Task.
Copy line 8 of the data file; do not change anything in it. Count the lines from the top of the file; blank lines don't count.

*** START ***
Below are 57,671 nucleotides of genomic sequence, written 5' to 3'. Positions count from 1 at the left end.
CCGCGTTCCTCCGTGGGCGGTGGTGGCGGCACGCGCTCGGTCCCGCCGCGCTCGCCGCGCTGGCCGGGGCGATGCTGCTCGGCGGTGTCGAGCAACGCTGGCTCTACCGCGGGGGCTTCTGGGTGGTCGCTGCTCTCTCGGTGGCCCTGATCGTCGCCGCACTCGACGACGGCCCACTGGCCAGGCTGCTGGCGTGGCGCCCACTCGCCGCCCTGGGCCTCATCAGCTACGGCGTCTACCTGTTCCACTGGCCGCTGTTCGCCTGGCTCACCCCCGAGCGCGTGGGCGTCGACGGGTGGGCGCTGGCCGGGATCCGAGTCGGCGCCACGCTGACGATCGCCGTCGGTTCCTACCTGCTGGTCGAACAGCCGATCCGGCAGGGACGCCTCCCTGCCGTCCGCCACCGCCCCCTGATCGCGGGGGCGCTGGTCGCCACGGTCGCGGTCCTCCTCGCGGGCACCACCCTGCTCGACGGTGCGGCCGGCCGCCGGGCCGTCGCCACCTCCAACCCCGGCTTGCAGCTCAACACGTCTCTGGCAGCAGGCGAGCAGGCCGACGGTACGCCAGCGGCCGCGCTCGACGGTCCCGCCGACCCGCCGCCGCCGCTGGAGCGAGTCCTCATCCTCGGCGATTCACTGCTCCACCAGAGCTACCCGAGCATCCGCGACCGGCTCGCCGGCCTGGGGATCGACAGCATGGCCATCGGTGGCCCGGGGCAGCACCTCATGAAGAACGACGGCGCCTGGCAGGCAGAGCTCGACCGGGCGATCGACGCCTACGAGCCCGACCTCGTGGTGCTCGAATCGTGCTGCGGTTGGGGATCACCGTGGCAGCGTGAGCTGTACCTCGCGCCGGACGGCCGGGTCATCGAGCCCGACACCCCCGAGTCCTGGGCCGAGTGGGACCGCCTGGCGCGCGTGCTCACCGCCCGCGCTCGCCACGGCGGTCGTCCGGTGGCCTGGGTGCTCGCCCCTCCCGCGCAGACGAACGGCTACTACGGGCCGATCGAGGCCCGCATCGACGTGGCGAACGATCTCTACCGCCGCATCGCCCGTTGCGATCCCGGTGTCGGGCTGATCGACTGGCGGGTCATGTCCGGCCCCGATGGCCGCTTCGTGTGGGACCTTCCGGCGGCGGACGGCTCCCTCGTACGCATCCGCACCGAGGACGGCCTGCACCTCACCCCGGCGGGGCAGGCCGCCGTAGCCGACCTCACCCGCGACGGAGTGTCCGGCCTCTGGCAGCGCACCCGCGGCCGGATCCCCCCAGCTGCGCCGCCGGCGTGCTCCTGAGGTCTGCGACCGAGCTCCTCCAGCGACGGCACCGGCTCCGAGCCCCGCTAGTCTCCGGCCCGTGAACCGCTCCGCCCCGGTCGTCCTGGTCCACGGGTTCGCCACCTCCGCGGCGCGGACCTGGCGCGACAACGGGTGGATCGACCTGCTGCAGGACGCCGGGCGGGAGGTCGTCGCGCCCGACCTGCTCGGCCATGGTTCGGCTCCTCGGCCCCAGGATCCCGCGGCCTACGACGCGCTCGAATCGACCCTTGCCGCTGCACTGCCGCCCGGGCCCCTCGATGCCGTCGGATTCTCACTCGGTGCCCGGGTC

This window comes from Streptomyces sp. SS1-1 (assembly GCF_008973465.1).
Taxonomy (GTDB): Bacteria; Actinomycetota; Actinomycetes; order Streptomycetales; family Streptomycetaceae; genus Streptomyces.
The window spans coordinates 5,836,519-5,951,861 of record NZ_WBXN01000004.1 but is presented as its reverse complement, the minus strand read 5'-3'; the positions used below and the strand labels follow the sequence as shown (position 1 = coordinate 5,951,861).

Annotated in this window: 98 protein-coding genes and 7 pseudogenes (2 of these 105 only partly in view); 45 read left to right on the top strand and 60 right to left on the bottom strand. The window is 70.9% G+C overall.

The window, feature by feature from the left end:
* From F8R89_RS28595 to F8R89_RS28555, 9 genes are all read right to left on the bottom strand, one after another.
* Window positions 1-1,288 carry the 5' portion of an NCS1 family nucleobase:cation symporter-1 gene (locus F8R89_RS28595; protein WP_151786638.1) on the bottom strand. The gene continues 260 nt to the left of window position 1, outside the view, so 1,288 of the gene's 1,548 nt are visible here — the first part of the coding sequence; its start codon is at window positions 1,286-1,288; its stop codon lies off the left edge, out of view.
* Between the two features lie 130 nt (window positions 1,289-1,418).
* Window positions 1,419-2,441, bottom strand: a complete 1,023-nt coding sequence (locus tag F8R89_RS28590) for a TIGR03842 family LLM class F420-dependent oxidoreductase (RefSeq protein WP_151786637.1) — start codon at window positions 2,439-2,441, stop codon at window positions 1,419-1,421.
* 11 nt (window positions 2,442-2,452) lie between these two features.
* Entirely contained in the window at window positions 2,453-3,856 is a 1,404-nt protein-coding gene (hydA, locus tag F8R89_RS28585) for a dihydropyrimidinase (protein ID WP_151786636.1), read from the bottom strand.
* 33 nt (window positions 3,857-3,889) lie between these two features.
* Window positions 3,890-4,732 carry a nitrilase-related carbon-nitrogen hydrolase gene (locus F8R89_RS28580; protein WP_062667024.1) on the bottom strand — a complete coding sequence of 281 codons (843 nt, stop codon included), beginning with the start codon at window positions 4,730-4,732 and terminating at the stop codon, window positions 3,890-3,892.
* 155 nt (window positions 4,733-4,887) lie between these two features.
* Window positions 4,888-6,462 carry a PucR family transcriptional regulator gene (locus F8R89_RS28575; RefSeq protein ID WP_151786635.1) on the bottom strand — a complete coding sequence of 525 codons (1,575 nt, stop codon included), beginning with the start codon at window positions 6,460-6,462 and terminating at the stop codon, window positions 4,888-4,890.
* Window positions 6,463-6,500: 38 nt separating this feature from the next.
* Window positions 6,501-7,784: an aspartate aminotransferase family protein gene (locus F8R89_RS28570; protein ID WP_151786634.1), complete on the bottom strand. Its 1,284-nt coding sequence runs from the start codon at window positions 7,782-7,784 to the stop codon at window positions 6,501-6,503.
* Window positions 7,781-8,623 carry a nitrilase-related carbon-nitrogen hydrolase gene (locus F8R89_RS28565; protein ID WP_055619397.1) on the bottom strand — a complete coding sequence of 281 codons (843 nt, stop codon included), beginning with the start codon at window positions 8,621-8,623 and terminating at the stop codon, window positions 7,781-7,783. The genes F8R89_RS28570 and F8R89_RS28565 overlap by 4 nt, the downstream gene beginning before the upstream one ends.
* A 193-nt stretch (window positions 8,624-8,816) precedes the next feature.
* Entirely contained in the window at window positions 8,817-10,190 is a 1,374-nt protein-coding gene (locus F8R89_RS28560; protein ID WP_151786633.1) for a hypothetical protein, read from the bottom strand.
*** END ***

* From F8R89_RS28595 to F8R89_RS28555, 9 genes are all read right to left on the bottom strand, one after another.